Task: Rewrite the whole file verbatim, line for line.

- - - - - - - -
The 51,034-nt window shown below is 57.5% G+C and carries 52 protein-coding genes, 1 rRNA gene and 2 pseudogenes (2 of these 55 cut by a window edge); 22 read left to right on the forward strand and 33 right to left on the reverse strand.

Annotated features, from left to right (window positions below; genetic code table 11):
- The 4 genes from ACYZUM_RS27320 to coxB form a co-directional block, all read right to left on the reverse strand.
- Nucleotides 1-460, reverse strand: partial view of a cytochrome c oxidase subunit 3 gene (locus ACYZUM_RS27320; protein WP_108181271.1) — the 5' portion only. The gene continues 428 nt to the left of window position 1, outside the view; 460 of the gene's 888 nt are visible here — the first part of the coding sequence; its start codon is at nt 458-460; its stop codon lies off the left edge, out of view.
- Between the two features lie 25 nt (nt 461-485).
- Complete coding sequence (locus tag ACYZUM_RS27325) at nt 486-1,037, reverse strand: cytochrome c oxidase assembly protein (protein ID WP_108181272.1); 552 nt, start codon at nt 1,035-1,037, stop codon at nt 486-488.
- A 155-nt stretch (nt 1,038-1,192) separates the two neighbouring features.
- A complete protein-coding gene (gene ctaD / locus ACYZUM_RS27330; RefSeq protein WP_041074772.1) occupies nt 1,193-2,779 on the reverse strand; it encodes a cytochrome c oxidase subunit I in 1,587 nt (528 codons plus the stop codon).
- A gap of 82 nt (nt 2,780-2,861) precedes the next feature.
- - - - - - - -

The 51,034-nt window shown below is 57.5% G+C and carries 52 protein-coding genes, 1 rRNA gene and 2 pseudogenes (2 of these 55 cut by a window edge); 22 read left to right on the forward strand and 33 right to left on the reverse strand.

Annotated features, from left to right (window positions below; genetic code table 11):
- The 4 genes from ACYZUM_RS27320 to coxB form a co-directional block, all read right to left on the reverse strand.
- Nucleotides 1-460, reverse strand: partial view of a cytochrome c oxidase subunit 3 gene (locus ACYZUM_RS27320; protein WP_108181271.1) — the 5' portion only. The gene continues 428 nt to the left of window position 1, outside the view; 460 of the gene's 888 nt are visible here — the first part of the coding sequence; its start codon is at nt 458-460; its stop codon lies off the left edge, out of view.
- Between the two features lie 25 nt (nt 461-485).
- Complete coding sequence (locus tag ACYZUM_RS27325) at nt 486-1,037, reverse strand: cytochrome c oxidase assembly protein (protein ID WP_108181272.1); 552 nt, start codon at nt 1,035-1,037, stop codon at nt 486-488.
- A 155-nt stretch (nt 1,038-1,192) separates the two neighbouring features.
- A complete protein-coding gene (gene ctaD / locus ACYZUM_RS27330; RefSeq protein WP_041074772.1) occupies nt 1,193-2,779 on the reverse strand; it encodes a cytochrome c oxidase subunit I in 1,587 nt (528 codons plus the stop codon).
- A gap of 82 nt (nt 2,780-2,861) precedes the next feature.